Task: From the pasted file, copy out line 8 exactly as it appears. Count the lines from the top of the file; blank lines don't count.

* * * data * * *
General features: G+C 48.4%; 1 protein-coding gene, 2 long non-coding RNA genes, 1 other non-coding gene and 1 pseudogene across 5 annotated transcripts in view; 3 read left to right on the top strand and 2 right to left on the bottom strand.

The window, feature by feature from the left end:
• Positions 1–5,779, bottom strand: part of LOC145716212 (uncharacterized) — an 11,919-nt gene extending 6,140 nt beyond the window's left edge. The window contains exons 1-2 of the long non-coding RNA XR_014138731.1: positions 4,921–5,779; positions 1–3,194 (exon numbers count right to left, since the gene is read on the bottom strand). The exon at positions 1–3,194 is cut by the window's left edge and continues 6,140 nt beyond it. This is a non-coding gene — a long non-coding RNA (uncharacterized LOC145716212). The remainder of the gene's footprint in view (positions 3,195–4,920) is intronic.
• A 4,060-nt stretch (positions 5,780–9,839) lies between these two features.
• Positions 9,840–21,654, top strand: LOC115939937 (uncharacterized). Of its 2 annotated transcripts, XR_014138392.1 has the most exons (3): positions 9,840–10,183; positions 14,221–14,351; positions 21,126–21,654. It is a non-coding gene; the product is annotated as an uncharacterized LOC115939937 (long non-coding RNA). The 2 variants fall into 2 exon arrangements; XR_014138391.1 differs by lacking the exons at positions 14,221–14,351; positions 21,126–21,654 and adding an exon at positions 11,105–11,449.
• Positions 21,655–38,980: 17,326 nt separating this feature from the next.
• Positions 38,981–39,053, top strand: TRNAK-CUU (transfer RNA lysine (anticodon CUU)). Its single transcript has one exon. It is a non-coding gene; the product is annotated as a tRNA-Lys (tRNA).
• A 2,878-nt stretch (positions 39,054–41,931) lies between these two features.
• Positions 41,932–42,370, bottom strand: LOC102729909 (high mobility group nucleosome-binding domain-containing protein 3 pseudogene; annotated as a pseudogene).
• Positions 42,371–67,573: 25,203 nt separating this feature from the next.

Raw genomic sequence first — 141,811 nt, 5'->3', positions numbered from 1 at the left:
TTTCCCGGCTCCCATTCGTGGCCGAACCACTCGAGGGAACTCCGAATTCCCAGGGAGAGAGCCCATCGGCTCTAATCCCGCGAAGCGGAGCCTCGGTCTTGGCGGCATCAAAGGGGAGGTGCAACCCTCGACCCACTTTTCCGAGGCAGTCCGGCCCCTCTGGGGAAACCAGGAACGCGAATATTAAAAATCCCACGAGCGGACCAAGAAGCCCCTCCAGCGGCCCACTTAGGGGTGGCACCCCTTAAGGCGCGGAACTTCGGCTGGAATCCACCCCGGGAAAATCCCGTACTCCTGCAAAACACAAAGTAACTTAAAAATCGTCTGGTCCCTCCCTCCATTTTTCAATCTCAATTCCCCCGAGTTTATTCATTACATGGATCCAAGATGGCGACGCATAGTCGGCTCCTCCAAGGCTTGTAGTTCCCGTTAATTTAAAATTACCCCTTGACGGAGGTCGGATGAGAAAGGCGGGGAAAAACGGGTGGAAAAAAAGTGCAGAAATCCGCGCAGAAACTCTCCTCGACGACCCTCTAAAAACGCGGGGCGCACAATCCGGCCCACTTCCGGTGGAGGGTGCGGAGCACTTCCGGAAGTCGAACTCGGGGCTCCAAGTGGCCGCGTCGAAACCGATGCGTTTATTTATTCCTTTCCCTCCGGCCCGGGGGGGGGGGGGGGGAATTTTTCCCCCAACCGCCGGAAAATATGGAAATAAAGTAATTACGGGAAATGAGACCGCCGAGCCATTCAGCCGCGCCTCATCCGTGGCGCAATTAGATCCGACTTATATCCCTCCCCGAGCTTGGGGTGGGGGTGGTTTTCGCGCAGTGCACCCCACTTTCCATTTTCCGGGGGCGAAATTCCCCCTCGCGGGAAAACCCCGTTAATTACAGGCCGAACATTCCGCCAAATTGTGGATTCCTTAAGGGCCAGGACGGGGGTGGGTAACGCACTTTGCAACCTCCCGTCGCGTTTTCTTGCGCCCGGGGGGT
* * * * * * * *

• A 2,878-nt stretch (positions 39,054–41,931) lies between these two features.